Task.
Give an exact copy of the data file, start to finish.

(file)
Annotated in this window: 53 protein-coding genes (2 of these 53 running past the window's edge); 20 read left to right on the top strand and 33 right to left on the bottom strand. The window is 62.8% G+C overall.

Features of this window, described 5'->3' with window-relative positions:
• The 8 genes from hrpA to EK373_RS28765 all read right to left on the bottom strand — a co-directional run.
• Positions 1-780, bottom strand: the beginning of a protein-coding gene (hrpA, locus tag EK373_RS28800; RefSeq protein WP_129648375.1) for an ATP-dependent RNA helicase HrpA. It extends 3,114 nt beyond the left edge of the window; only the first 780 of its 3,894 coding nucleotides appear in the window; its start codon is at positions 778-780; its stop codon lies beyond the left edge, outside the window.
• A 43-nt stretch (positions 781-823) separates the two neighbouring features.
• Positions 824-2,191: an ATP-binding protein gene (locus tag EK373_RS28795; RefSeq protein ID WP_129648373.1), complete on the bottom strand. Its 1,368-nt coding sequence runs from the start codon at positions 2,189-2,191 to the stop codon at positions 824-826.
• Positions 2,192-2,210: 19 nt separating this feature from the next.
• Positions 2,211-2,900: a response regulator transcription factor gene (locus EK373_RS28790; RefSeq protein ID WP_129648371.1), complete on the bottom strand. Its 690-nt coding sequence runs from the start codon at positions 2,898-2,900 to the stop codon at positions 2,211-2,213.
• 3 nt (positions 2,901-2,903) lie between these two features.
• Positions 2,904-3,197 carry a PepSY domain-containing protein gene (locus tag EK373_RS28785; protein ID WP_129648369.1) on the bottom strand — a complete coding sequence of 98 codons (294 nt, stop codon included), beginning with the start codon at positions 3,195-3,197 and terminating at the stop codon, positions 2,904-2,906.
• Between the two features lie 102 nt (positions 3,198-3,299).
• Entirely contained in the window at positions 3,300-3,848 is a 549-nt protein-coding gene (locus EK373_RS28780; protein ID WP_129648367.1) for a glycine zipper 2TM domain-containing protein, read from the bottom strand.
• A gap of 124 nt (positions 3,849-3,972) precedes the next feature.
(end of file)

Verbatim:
Annotated in this window: 53 protein-coding genes (2 of these 53 running past the window's edge); 20 read left to right on the top strand and 33 right to left on the bottom strand. The window is 62.8% G+C overall.

Features of this window, described 5'->3' with window-relative positions:
• The 8 genes from hrpA to EK373_RS28765 all read right to left on the bottom strand — a co-directional run.
• Positions 1-780, bottom strand: the beginning of a protein-coding gene (hrpA, locus tag EK373_RS28800; RefSeq protein WP_129648375.1) for an ATP-dependent RNA helicase HrpA. It extends 3,114 nt beyond the left edge of the window; only the first 780 of its 3,894 coding nucleotides appear in the window; its start codon is at positions 778-780; its stop codon lies beyond the left edge, outside the window.
• A 43-nt stretch (positions 781-823) separates the two neighbouring features.
• Positions 824-2,191: an ATP-binding protein gene (locus tag EK373_RS28795; RefSeq protein ID WP_129648373.1), complete on the bottom strand. Its 1,368-nt coding sequence runs from the start codon at positions 2,189-2,191 to the stop codon at positions 824-826.
• Positions 2,192-2,210: 19 nt separating this feature from the next.
• Positions 2,211-2,900: a response regulator transcription factor gene (locus EK373_RS28790; RefSeq protein ID WP_129648371.1), complete on the bottom strand. Its 690-nt coding sequence runs from the start codon at positions 2,898-2,900 to the stop codon at positions 2,211-2,213.
• 3 nt (positions 2,901-2,903) lie between these two features.
• Positions 2,904-3,197 carry a PepSY domain-containing protein gene (locus tag EK373_RS28785; protein ID WP_129648369.1) on the bottom strand — a complete coding sequence of 98 codons (294 nt, stop codon included), beginning with the start codon at positions 3,195-3,197 and terminating at the stop codon, positions 2,904-2,906.
• Between the two features lie 102 nt (positions 3,198-3,299).
• Entirely contained in the window at positions 3,300-3,848 is a 549-nt protein-coding gene (locus EK373_RS28780; protein ID WP_129648367.1) for a glycine zipper 2TM domain-containing protein, read from the bottom strand.
• A gap of 124 nt (positions 3,849-3,972) precedes the next feature.